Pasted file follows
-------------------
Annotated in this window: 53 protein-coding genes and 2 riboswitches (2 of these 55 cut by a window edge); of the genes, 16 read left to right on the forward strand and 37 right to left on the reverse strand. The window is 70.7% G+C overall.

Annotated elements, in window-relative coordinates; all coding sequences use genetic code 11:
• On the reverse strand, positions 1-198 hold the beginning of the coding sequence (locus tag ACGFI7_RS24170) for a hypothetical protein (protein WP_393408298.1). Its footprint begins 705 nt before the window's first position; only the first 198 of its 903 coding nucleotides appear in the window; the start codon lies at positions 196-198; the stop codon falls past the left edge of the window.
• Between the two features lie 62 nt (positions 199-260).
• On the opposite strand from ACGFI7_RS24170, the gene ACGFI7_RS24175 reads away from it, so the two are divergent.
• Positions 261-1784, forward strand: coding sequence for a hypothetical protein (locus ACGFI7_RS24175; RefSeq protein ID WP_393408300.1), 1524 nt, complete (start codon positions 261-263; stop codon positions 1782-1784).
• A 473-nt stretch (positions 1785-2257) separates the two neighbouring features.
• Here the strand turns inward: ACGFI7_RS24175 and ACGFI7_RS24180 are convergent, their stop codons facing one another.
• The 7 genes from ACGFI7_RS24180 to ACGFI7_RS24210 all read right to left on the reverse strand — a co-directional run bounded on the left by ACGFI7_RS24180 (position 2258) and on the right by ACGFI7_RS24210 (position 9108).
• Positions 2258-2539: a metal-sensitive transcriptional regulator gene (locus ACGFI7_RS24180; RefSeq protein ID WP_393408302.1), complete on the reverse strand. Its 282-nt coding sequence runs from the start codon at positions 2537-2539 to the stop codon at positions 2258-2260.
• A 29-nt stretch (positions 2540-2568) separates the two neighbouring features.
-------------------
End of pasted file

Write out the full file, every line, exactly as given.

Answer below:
Annotated in this window: 53 protein-coding genes and 2 riboswitches (2 of these 55 cut by a window edge); of the genes, 16 read left to right on the forward strand and 37 right to left on the reverse strand. The window is 70.7% G+C overall.

Annotated elements, in window-relative coordinates; all coding sequences use genetic code 11:
• On the reverse strand, positions 1-198 hold the beginning of the coding sequence (locus tag ACGFI7_RS24170) for a hypothetical protein (protein WP_393408298.1). Its footprint begins 705 nt before the window's first position; only the first 198 of its 903 coding nucleotides appear in the window; the start codon lies at positions 196-198; the stop codon falls past the left edge of the window.
• Between the two features lie 62 nt (positions 199-260).
• On the opposite strand from ACGFI7_RS24170, the gene ACGFI7_RS24175 reads away from it, so the two are divergent.
• Positions 261-1784, forward strand: coding sequence for a hypothetical protein (locus ACGFI7_RS24175; RefSeq protein ID WP_393408300.1), 1524 nt, complete (start codon positions 261-263; stop codon positions 1782-1784).
• A 473-nt stretch (positions 1785-2257) separates the two neighbouring features.
• Here the strand turns inward: ACGFI7_RS24175 and ACGFI7_RS24180 are convergent, their stop codons facing one another.
• The 7 genes from ACGFI7_RS24180 to ACGFI7_RS24210 all read right to left on the reverse strand — a co-directional run bounded on the left by ACGFI7_RS24180 (position 2258) and on the right by ACGFI7_RS24210 (position 9108).
• Positions 2258-2539: a metal-sensitive transcriptional regulator gene (locus ACGFI7_RS24180; RefSeq protein ID WP_393408302.1), complete on the reverse strand. Its 282-nt coding sequence runs from the start codon at positions 2537-2539 to the stop codon at positions 2258-2260.
• A 29-nt stretch (positions 2540-2568) separates the two neighbouring features.